Your fellow students are probably your audience in this case. The last thing you want to do is wait to start organizing your essay until the last minute. Give yourself plenty of time for the multiple stages of essay planning. Write a thesis statement. Make this a unique observation, a powerful argument, an interpretation of a particular work or event, or another relevant statement that is not simply stating the obvious or summarizing a larger work. It tells your audience what to expect from the rest of your essay.
A good thesis statement is usually disputable, meaning someone might challenge or oppose your idea. Include the most salient points within your thesis statement.
For example, your thesis may be about the similarity between two literary works. Describe the similarities in general terms within your thesis statement. A good thesis will explain why your idea or argument is important. Revise your thesis statement. If in the course of writing your essay you discover important points that were not touched upon in your thesis, edit your thesis.
Do research, if necessary. If your argument or analysis requires outside research, make sure you do it before you start organizing. Librarians are trained in helping you identify credible sources for research and can get you started in the right direction. Trying a few brainstorming techniques can generate enough material for you to work with. You just write say, for 15 minutes at a time about anything that comes into your head about your topic.
Try a mind map. Start by writing down your central topic or idea, and then draw a box around it. Write down other ideas and connect them to see how they relate. With cubing, you consider your chosen topic from 6 different perspectives: Go back and change your thesis accordingly. If your original thesis was very broad, you can also use this chance to narrow it down. Focus on more specific terms, which will help you when you start you organize your outline.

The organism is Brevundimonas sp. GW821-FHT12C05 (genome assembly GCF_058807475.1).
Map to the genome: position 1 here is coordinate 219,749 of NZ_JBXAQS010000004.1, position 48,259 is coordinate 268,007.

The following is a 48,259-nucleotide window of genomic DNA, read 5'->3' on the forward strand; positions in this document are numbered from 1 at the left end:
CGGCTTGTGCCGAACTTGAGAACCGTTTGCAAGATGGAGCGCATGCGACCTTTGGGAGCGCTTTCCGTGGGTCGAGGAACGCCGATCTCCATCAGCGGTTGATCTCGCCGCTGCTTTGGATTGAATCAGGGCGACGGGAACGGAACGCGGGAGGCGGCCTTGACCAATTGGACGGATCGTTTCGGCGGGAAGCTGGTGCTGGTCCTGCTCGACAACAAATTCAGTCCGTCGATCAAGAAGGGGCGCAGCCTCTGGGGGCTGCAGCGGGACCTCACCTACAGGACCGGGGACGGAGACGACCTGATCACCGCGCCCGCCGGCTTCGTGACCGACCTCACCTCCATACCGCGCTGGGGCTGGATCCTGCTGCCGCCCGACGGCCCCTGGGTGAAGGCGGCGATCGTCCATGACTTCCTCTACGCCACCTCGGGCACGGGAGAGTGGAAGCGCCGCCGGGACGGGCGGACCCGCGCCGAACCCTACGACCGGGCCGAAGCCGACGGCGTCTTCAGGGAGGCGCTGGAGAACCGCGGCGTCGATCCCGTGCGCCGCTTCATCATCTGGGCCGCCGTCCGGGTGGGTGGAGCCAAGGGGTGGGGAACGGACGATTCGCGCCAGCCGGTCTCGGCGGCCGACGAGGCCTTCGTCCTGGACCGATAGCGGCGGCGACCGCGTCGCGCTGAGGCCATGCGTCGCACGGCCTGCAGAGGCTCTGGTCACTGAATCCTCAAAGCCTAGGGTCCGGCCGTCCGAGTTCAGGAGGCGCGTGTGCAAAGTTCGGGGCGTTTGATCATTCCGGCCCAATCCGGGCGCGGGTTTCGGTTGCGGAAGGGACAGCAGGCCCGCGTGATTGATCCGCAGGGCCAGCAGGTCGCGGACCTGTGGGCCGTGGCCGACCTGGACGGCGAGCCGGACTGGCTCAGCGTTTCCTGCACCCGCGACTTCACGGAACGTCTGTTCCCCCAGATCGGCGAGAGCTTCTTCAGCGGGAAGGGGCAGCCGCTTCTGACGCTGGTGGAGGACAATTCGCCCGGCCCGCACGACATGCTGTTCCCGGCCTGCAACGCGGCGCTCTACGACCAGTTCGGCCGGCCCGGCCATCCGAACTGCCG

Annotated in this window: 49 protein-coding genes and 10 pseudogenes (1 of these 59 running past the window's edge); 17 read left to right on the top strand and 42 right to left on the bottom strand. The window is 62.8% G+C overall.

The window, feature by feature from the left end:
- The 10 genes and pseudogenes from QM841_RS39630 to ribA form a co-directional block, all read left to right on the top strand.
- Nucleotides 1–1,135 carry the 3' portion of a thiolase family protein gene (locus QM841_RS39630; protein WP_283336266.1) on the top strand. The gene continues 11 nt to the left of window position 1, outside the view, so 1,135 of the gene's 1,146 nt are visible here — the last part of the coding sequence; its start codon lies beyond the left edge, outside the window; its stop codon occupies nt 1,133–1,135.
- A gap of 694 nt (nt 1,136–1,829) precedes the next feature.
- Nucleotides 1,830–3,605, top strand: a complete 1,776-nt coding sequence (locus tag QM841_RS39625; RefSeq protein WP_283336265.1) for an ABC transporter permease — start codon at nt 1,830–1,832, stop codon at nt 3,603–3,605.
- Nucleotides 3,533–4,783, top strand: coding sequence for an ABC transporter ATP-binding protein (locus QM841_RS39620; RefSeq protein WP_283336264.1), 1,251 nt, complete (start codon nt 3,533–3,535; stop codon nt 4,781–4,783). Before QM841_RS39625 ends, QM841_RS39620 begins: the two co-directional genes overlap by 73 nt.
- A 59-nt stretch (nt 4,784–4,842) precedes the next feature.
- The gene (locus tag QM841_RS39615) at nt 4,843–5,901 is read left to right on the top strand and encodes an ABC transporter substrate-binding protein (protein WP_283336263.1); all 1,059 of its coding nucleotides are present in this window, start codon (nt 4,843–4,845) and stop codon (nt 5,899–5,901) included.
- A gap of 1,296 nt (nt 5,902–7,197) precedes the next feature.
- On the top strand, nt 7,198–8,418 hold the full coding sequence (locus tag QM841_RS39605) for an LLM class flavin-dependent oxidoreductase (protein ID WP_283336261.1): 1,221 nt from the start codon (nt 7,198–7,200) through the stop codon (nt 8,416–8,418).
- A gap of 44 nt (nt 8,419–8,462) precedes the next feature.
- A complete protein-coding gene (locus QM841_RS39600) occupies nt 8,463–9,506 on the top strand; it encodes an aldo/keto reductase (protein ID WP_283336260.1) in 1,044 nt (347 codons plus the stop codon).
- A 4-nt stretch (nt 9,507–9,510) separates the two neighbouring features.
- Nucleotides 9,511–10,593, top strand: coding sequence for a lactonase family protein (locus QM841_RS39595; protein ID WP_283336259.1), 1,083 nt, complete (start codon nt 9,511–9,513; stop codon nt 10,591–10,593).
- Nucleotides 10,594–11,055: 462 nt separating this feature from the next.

Create an outline of the points to include in your essay. Use your thesis statement to determine the trajectory of your outline. For example, if you will compare and contrast two different topics, outline the similarities and the differences.
Determine the order in which you will discuss the points. Or you might choose to build the intensity of your essay by starting with the smallest problem first. Avoid letting your sources drive your organization. For example, a very common mistake in beginning essays written about literature is to reiterate the plot point-by-point, building your argument along with it. Instead, focus on the most important idea of each paragraph.
Even if you have to present your evidence in a different order than it appears in your source, your paragraph will have a better flow. Write topic sentences for each paragraph. A clear topic sentence will assist with essay organization. Devote each paragraph to discussing only the point of its topic sentence. Discussing tangential information will create a disorganized essay. Avoid statements that may be on the general topic, but not directly relevant to your thesis. For example, compare these two first sentences: The second sentence contextualizes the fact and lets the reader know what the rest of the paragraph will discuss.